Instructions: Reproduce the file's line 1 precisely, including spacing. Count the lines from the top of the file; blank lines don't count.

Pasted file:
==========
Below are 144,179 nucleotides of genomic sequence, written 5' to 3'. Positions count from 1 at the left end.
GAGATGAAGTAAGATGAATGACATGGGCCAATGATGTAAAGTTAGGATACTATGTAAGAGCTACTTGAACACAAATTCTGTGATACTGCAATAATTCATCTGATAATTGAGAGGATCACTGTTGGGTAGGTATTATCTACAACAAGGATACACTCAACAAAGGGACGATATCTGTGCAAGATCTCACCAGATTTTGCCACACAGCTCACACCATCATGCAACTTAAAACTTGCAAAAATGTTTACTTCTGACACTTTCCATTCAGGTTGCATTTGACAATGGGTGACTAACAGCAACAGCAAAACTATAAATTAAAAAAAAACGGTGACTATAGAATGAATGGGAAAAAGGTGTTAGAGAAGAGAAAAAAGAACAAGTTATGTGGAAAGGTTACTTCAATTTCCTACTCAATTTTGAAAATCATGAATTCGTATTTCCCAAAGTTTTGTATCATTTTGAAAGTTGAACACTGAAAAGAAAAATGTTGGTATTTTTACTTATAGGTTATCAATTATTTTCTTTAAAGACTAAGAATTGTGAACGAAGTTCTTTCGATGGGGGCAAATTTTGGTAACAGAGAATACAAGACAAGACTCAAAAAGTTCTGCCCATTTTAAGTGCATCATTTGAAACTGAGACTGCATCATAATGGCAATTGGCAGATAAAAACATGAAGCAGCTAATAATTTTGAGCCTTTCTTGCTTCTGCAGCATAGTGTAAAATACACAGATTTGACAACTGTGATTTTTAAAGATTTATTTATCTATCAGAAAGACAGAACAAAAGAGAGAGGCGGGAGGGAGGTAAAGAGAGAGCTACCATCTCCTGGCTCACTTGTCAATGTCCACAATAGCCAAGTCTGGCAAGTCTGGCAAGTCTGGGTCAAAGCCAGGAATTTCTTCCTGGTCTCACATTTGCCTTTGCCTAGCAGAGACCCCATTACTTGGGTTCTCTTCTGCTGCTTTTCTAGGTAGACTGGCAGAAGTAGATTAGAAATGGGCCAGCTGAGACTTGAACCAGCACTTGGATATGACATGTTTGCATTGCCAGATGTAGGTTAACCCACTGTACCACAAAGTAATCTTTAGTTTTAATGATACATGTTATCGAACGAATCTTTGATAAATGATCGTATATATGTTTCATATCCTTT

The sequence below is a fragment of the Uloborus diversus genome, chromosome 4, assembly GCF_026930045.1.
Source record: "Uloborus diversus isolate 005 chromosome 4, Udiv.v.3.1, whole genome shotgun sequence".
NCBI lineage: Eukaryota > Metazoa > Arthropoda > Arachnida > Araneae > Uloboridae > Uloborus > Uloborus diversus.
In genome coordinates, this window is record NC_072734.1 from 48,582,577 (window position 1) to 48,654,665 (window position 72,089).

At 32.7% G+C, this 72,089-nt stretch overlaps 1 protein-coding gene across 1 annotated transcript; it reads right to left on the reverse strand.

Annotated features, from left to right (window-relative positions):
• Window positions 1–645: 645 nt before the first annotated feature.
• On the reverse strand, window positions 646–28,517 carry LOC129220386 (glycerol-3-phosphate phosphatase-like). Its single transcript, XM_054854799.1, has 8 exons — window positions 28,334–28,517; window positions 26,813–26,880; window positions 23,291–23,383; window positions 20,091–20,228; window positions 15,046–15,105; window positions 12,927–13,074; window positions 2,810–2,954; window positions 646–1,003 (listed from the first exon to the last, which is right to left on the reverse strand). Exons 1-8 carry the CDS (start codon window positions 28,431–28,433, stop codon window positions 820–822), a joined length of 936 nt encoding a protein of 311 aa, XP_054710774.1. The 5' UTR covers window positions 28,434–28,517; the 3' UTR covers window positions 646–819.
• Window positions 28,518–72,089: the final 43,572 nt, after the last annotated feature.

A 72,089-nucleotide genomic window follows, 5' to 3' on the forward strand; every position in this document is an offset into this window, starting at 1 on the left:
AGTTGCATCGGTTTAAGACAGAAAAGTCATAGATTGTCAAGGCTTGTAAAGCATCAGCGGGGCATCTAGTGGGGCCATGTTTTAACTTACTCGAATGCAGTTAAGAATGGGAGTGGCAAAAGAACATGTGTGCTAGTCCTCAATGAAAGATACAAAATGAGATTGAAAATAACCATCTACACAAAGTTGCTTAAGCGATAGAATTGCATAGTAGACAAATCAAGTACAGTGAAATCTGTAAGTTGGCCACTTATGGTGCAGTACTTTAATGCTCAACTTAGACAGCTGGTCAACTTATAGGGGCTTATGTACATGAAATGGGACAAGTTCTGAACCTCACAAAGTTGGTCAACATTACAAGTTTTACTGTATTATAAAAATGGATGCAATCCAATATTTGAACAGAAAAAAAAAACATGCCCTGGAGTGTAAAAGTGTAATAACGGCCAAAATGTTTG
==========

Below are 144,179 nucleotides of genomic sequence, written 5' to 3'. Positions count from 1 at the left end.